Guyana, located on the northeastern coast of South America, was once a Dutch colony known as Dutch Guiana. The Dutch arrived in the region in the 17th century and established plantations for sugar and other crops, bringing along the Dutch language. However, in the 19th century, British forces took control of the colony, and English became the official language. Today, English is the primary language spoken in Guyana, but influences from Dutch colonial history can still be seen in some local traditions, names, and cultural aspects.

These former Dutch colonies represent a part of the historical influence of the Dutch language beyond the borders of the Netherlands. While Dutch is no longer widely spoken in these countries, its colonial legacy has left its mark on their history and culture.


In conclusion, Dutch is primarily spoken in the Netherlands and Belgium, making them the main countries where the language is spoken. However, Dutch is not limited to these two countries alone. Surprisingly, the Dutch language has managed to establish a presence in various parts of the world, thanks to its historical influence and colonization.

Dutch is an official language in Suriname, a former Dutch colony located in South America. Suriname gained independence from the Netherlands in 1975, but Dutch remained as one of the official languages due to its significant impact on the country’s culture and administration.

In addition to Suriname, Dutch is also spoken in the Caribbean islands of Aruba, Curaçao, and Sint Maarten. These islands are known as the Dutch Caribbean or the Kingdom of the Netherlands in the Caribbean, and Dutch holds an official status alongside other languages.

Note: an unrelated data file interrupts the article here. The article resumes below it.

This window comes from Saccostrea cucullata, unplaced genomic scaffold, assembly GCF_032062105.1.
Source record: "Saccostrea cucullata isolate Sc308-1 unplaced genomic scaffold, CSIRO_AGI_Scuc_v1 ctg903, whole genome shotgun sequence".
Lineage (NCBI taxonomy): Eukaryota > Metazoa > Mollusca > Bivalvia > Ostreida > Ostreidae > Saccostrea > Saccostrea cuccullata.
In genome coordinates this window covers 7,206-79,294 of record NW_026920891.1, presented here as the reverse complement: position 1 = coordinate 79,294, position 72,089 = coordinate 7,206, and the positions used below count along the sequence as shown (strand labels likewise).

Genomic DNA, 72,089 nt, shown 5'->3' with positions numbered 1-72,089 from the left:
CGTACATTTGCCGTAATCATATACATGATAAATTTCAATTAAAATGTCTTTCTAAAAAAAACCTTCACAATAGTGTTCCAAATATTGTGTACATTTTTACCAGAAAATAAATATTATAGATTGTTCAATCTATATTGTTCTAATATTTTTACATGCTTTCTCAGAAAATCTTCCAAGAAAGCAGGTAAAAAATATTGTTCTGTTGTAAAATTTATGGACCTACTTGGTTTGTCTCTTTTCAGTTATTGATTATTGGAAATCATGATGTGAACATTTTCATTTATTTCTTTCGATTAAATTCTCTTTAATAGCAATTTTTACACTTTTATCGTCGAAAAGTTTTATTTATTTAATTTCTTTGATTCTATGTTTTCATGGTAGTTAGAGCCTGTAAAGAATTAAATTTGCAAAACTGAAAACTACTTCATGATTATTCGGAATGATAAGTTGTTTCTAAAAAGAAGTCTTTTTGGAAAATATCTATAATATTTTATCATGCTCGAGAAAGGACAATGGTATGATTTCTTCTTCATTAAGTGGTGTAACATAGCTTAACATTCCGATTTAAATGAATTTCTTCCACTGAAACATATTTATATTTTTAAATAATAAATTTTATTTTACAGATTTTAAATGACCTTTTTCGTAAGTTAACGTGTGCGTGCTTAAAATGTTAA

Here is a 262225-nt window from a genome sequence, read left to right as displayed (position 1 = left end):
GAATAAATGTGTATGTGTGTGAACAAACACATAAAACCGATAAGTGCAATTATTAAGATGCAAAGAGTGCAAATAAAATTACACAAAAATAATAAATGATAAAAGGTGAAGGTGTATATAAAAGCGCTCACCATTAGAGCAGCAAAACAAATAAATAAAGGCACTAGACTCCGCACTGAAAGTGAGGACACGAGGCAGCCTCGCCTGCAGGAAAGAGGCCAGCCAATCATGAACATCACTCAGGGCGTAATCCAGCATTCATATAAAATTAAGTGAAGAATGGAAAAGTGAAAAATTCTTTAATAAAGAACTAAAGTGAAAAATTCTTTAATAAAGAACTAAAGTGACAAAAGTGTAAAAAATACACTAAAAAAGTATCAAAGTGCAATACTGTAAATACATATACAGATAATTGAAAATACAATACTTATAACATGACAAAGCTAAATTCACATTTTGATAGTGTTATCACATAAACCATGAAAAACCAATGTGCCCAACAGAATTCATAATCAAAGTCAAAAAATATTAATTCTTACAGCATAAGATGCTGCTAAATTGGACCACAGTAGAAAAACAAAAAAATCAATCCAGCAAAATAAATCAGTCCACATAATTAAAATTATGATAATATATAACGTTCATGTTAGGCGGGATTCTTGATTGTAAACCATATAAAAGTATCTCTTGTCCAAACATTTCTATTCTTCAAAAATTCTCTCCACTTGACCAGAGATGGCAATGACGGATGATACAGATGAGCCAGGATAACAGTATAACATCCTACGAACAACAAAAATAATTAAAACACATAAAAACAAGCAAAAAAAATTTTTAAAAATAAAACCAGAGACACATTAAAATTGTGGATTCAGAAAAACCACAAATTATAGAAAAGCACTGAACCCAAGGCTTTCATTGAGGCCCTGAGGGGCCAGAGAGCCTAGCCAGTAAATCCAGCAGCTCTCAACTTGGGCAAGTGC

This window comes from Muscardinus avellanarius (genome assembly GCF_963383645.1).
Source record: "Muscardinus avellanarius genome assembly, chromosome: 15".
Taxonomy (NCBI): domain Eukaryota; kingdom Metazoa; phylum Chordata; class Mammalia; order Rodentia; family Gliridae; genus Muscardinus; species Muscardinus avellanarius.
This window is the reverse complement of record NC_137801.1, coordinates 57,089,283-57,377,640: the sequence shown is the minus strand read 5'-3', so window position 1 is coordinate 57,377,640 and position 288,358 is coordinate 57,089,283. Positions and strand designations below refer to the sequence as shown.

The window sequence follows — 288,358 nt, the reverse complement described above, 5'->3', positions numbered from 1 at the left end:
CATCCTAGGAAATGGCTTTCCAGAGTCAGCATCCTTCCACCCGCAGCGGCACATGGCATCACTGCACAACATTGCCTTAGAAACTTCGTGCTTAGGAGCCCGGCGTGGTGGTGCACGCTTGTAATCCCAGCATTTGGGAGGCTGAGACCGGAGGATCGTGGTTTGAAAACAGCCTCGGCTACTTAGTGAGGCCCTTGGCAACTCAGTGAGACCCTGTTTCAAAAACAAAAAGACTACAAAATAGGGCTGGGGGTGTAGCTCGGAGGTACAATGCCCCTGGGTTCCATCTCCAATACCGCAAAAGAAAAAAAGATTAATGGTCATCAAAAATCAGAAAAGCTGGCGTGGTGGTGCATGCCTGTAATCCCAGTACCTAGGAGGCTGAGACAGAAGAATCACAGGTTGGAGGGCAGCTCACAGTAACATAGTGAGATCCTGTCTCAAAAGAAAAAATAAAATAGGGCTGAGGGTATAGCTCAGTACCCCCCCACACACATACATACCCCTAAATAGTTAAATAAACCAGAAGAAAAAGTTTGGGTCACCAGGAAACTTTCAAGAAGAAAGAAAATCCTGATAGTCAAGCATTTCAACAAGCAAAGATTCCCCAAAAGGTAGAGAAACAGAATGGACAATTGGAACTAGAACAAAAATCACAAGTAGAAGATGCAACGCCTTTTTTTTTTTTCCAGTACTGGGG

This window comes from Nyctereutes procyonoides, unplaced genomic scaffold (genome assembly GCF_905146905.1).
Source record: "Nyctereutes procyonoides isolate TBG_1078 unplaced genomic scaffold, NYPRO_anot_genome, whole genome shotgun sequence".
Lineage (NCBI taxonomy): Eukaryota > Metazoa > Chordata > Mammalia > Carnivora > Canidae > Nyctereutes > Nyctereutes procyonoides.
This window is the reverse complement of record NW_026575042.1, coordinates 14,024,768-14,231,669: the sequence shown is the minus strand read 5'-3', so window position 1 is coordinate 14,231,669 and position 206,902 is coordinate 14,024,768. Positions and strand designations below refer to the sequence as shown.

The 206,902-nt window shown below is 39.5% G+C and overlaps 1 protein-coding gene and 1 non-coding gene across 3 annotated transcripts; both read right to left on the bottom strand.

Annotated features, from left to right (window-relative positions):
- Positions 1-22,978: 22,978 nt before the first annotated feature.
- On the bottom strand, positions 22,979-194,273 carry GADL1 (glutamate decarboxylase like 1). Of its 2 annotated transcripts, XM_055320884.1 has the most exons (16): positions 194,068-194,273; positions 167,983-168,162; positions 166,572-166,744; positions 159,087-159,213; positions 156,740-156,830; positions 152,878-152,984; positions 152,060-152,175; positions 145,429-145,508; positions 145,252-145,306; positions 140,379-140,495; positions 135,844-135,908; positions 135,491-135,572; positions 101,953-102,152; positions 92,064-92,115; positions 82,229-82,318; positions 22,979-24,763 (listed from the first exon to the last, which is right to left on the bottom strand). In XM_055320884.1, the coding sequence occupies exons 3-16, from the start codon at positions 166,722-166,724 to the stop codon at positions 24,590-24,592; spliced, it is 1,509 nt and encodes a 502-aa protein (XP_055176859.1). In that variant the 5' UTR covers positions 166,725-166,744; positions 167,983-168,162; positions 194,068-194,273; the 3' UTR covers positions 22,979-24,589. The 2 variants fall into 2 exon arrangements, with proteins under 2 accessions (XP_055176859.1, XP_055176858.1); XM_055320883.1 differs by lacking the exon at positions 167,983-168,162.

Furthermore, Dutch-speaking communities can be found in several other countries around the world. In Germany, particularly in the region of North Rhine-Westphalia, there is a significant number of Dutch speakers. This is due to the proximity between the Netherlands and Germany, leading to cross-border interactions and cultural exchange.

Similarly, in the French region of French Flanders, which borders Belgium, there are pockets of Dutch speakers. This linguistic diversity adds to the cultural richness of the region and reflects the historical ties between France and the Low Countries.

Outside of Europe, Dutch is spoken in small communities in countries such as Canada, the United States, Australia, and South Africa. These communities are often formed by Dutch immigrants or their descendants who have preserved their language over generations.

Overall, while Dutch is mainly concentrated in the Netherlands and Belgium, its influence extends beyond these borders. The historical legacy of Dutch colonization, cross-border interactions, and immigrant communities have contributed to the spread of the language to various parts of the world.

The Dutch language, also known as Nederlands, is primarily spoken in the Kingdom of the Netherlands, which includes the European countries of the Netherlands and Belgium. Additionally, Dutch is spoken in some parts of Suriname, the Caribbean islands of Aruba, Curaçao, and Sint Maarten, as well as in the former Dutch colonies of Indonesia and South Africa. With over 24 million native speakers worldwide, Dutch holds significant importance not only as a national language but also as a means of communication within various communities across the globe.

Share This Post: